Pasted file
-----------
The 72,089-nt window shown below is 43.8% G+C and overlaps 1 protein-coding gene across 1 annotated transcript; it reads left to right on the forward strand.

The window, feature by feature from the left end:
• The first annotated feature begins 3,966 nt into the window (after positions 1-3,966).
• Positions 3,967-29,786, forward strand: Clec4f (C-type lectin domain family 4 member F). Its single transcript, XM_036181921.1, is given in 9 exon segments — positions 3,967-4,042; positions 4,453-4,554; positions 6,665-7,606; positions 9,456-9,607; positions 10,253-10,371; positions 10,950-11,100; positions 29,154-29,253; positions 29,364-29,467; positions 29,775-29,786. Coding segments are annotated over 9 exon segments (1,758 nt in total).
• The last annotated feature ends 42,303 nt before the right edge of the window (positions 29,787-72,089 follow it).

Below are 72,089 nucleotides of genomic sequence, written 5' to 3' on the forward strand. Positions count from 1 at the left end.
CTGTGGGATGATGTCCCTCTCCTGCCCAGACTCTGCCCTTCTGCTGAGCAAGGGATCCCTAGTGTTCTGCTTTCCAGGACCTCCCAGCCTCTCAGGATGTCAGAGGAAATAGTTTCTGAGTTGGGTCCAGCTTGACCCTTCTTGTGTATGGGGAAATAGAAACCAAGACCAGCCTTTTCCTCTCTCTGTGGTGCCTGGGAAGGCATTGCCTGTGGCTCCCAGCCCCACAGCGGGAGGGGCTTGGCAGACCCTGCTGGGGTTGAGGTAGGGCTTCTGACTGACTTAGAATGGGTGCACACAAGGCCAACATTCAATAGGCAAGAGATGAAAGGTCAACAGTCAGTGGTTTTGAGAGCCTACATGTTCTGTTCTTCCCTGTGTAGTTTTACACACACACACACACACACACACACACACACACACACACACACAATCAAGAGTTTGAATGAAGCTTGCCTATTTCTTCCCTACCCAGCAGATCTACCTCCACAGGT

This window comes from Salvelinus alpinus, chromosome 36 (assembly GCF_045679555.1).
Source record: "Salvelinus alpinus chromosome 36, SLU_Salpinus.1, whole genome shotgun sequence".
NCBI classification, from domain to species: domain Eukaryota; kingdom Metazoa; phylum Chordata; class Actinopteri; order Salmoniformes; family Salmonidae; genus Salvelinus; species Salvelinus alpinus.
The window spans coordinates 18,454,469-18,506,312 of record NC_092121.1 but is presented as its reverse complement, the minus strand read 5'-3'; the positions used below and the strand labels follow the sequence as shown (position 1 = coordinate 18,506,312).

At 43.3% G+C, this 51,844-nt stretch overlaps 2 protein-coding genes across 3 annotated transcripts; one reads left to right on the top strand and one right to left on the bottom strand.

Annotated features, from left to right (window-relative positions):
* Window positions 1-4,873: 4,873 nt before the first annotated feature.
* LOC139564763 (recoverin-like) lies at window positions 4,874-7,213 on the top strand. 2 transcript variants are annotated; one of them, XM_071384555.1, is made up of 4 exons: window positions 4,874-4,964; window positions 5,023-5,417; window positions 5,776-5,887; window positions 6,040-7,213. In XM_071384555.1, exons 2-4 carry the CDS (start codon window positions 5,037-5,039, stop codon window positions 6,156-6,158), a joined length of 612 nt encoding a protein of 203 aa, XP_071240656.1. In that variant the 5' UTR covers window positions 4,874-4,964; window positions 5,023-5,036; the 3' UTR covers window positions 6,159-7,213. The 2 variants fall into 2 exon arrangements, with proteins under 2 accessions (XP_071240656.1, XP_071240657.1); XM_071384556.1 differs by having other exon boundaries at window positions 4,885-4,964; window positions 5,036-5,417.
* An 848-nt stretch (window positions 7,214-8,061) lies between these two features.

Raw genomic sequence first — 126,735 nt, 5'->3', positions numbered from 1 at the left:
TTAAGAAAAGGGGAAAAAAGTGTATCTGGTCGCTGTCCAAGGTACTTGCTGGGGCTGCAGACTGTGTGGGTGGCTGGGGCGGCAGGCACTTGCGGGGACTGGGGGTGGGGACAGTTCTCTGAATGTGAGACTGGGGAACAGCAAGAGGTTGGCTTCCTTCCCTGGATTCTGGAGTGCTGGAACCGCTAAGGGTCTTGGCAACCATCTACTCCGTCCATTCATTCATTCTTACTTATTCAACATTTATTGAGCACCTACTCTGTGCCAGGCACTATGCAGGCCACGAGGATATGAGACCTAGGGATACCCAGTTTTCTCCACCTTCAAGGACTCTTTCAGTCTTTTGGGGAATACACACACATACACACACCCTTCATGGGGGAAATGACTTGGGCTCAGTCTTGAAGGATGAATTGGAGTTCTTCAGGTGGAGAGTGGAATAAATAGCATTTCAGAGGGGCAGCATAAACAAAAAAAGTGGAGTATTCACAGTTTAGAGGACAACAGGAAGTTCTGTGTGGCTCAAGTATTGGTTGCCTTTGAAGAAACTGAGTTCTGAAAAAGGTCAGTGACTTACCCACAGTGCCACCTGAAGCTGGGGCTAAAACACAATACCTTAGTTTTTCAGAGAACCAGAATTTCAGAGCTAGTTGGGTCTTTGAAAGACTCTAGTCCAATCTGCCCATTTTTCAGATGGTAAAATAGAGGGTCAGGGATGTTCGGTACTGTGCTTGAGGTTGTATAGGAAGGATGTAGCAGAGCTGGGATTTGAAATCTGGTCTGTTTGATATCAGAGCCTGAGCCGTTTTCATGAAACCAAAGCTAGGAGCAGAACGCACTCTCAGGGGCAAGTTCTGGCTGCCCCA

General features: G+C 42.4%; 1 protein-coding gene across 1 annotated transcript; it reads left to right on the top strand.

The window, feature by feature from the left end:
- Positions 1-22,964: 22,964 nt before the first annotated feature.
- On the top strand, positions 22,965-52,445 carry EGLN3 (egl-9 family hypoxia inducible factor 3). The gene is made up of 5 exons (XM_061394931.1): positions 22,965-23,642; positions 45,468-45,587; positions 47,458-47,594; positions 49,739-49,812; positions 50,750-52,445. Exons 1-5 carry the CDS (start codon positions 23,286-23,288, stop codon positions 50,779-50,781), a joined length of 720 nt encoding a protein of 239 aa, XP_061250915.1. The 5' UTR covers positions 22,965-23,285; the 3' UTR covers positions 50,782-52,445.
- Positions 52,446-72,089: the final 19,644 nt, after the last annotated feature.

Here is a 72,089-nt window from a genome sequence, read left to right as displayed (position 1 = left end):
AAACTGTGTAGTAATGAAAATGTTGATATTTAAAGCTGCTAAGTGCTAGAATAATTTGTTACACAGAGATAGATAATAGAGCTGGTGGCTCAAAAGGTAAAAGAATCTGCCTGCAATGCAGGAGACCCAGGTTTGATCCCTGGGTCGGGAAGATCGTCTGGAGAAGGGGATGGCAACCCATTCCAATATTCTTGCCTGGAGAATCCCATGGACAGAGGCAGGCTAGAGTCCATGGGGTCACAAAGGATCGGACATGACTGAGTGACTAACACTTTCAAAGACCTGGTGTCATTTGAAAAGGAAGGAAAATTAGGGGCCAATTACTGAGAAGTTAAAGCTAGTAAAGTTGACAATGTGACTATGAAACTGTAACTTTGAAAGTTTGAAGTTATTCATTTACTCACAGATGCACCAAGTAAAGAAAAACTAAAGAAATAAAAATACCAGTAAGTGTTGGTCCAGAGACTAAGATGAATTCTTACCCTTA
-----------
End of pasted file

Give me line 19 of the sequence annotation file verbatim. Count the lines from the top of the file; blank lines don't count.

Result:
General features: G+C 42.4%; 1 protein-coding gene across 1 annotated transcript; it reads left to right on the top strand.